Researchers at Cleveland Clinic recently discovered that lung cancer may be detected in patients by testing their exhaled breath. Preliminary studies suggest that an accurate exhaled breath biomarker could be developed for use as a clinical test. Findings were presented at CHEST 2013 in Chicago, Illinois.
"We believe that cancer cells release a unique chemical signature related to the tumor-growing process," said Peter J. Mazzone, MD, FCCP, director of the lung cancer program for the Respiratory Institute at Cleveland Clinic. "We are currently developing a breath-based test based on the results of our research."
Dr. Mazzone and his colleagues studied 82 people with biopsy-confirmed lung cancer who had not yet received treatment against a control group of 155 people who were either at-risk for lung cancer or who had benign lung nodules. Subjects were asked to breathe normally while their breath was exposed to a high-dimensional chemical sensor called a colorimetric sensor array. The colors on the array change when exposed to various chemicals. If the chemicals in the breath contained markers for lung cancer, the array would show that in a pattern of color changes. The colorimetric sensor array continually monitored the chemicals exhaled from the breath of the subjects, resulting in sensor changes that accurately distinguished the breath of people with lung cancer from the controls.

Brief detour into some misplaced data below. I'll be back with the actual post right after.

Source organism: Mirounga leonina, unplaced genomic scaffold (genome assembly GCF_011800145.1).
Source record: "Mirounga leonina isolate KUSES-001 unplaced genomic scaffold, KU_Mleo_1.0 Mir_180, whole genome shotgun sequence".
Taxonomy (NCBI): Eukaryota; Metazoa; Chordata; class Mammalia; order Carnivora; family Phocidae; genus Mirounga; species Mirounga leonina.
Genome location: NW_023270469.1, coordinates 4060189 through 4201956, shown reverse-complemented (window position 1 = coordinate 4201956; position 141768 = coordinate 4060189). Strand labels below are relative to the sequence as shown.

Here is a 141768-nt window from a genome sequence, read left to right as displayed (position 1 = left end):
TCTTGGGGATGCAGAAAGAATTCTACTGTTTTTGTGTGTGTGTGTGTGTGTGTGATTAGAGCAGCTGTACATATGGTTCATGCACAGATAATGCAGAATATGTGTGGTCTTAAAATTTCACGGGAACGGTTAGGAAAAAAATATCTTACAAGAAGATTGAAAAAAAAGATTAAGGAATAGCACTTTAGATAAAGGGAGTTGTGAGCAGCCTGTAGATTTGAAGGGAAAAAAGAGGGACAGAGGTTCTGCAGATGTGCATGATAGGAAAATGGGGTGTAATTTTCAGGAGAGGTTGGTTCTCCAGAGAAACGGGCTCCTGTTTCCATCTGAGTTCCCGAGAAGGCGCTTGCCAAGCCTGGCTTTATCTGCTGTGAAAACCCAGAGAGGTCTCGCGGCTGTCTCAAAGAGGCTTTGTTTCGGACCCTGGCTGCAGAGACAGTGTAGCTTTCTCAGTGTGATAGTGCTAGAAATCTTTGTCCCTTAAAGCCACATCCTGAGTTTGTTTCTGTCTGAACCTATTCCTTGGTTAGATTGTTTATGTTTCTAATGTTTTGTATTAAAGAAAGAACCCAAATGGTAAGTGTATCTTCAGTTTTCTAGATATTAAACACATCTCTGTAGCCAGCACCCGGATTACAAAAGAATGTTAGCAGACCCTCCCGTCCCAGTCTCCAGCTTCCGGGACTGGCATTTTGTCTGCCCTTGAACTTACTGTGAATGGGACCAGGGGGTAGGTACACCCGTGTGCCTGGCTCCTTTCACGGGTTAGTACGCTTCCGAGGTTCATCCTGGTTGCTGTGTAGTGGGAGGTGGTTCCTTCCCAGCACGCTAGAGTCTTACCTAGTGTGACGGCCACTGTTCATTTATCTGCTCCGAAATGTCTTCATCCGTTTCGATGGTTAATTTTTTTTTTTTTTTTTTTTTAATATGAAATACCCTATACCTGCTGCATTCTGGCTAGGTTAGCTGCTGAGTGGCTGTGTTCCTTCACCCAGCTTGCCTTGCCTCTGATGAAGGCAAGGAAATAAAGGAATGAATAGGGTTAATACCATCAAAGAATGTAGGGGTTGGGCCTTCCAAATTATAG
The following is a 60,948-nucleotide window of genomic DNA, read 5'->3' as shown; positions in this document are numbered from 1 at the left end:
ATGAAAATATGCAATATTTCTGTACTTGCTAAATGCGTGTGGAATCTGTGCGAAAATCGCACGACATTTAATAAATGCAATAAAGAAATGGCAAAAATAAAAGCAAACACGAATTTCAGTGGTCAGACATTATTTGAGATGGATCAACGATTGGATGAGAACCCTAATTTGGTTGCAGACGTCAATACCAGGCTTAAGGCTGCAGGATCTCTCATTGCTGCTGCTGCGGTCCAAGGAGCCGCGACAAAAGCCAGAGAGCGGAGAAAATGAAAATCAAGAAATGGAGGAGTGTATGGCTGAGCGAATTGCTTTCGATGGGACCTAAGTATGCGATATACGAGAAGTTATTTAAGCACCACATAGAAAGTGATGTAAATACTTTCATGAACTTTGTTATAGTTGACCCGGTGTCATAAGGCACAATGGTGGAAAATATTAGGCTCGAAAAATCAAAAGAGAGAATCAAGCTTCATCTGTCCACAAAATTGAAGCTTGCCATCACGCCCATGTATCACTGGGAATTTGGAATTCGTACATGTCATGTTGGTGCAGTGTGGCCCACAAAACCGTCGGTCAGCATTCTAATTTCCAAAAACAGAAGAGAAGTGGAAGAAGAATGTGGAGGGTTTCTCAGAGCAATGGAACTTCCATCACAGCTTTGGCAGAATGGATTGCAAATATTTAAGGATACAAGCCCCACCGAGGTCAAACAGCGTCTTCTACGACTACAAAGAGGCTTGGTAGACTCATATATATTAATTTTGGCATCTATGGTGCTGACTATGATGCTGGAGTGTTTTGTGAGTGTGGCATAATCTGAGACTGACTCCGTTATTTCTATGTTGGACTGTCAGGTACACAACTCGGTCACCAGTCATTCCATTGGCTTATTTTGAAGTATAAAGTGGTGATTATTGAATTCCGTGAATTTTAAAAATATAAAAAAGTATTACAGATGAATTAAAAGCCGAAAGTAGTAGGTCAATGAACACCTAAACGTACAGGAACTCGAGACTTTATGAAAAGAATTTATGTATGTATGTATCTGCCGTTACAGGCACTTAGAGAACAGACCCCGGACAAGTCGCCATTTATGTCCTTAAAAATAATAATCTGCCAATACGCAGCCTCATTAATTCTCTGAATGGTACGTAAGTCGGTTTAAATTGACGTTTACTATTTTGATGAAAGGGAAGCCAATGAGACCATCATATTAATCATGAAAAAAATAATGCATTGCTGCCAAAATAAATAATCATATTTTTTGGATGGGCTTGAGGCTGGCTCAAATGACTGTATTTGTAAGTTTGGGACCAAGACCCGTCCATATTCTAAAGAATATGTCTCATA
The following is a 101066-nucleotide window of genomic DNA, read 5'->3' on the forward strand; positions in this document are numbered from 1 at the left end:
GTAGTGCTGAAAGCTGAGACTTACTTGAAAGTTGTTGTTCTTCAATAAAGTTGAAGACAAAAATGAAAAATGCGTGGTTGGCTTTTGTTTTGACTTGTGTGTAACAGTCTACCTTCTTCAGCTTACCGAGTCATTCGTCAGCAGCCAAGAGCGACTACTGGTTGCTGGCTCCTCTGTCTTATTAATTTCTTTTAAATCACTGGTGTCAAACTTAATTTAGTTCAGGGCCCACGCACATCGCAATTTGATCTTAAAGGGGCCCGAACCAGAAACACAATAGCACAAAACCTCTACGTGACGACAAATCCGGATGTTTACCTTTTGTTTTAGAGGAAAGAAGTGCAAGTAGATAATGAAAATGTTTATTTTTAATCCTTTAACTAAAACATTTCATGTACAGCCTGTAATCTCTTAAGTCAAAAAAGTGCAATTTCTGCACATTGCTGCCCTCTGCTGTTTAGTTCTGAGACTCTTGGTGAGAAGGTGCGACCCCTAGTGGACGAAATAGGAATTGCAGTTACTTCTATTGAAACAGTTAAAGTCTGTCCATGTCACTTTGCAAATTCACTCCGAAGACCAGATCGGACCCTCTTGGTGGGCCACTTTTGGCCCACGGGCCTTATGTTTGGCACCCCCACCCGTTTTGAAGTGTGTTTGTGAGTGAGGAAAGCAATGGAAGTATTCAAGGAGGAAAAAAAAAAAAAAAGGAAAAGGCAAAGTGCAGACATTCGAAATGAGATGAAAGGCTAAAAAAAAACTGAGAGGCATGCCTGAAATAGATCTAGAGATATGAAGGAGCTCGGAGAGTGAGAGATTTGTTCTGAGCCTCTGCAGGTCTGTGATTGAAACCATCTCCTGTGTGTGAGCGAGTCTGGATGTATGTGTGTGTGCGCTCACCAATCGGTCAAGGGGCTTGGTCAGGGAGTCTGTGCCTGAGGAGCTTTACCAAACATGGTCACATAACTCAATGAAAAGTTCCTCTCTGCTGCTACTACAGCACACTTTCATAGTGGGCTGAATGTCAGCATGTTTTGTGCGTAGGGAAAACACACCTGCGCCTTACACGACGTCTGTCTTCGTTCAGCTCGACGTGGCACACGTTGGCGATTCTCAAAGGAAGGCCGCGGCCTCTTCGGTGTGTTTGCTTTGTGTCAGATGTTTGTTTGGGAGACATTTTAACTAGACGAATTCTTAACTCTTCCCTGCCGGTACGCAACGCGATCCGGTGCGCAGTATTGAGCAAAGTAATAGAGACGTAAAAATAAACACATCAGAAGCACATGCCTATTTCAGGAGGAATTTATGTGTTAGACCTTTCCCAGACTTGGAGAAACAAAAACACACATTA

"Lung cancer is the leading cause of cancer death in the United States," said Michael H. Baumann, MD, MS, FCCP, president-elect, ACCP. "We welcome the cutting-edge research that can help in diagnosis and treatment of this devastating illness."
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